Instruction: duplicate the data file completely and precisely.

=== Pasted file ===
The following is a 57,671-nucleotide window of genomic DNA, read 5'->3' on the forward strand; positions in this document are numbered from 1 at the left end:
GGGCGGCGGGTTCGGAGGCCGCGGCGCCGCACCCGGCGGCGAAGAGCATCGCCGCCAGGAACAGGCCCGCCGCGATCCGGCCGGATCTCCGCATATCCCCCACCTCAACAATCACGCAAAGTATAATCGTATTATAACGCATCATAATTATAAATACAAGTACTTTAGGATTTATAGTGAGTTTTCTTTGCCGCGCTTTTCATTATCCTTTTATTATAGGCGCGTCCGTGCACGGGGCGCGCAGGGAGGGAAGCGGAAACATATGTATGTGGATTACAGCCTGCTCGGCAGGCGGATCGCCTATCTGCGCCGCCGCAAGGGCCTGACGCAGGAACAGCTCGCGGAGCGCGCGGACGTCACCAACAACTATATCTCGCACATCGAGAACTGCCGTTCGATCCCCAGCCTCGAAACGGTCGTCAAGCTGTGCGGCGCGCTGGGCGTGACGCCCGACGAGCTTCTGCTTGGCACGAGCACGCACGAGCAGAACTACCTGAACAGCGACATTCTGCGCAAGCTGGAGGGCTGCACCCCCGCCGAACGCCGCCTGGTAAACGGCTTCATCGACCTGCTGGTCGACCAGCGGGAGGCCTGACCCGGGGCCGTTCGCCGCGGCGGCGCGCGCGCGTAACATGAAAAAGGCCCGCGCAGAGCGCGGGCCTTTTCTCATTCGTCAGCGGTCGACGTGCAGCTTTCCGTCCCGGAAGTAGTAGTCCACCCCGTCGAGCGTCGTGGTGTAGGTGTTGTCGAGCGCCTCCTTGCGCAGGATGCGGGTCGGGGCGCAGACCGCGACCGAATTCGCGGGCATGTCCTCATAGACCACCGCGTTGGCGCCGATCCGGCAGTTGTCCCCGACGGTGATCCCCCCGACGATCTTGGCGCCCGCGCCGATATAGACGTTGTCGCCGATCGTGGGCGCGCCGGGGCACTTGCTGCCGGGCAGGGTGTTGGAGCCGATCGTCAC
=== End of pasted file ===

The following is a 57,671-nucleotide window of genomic DNA, read 5'->3' on the forward strand; positions in this document are numbered from 1 at the left end:
GGGCGGCGGGTTCGGAGGCCGCGGCGCCGCACCCGGCGGCGAAGAGCATCGCCGCCAGGAACAGGCCCGCCGCGATCCGGCCGGATCTCCGCATATCCCCCACCTCAACAATCACGCAAAGTATAATCGTATTATAACGCATCATAATTATAAATACAAGTACTTTAGGATTTATAGTGAGTTTTCTTTGCCGCGCTTTTCATTATCCTTTTATTATAGGCGCGTCCGTGCACGGGGCGCGCAGGGAGGGAAGCGGAAACATATGTATGTGGATTACAGCCTGCTCGGCAGGCGGATCGCCTATCTGCGCCGCCGCAAGGGCCTGACGCAGGAACAGCTCGCGGAGCGCGCGGACGTCACCAACAACTATATCTCGCACATCGAGAACTGCCGTTCGATCCCCAGCCTCGAAACGGTCGTCAAGCTGTGCGGCGCGCTGGGCGTGACGCCCGACGAGCTTCTGCTTGGCACGAGCACGCACGAGCAGAACTACCTGAACAGCGACATTCTGCGCAAGCTGGAGGGCTGCACCCCCGCCGAACGCCGCCTGGTAAACGGCTTCATCGACCTGCTGGTCGACCAGCGGGAGGCCTGACCCGGGGCCGTTCGCCGCGGCGGCGCGCGCGCGTAACATGAAAAAGGCCCGCGCAGAGCGCGGGCCTTTTCTCATTCGTCAGCGGTCGACGTGCAGCTTTCCGTCCCGGAAGTAGTAGTCCACCCCGTCGAGCGTCGTGGTGTAGGTGTTGTCGAGCGCCTCCTTGCGCAGGATGCGGGTCGGGGCGCAGACCGCGACCGAATTCGCGGGCATGTCCTCATAGACCACCGCGTTGGCGCCGATCCGGCAGTTGTCCCCGACGGTGATCCCCCCGACGATCTTGGCGCCCGCGCCGATATAGACGTTGTCGCCGATCGTGGGCGCGCCGGGGCACTTGCTGCCGGGCAGGGTGTTGGAGCCGATCGTCAC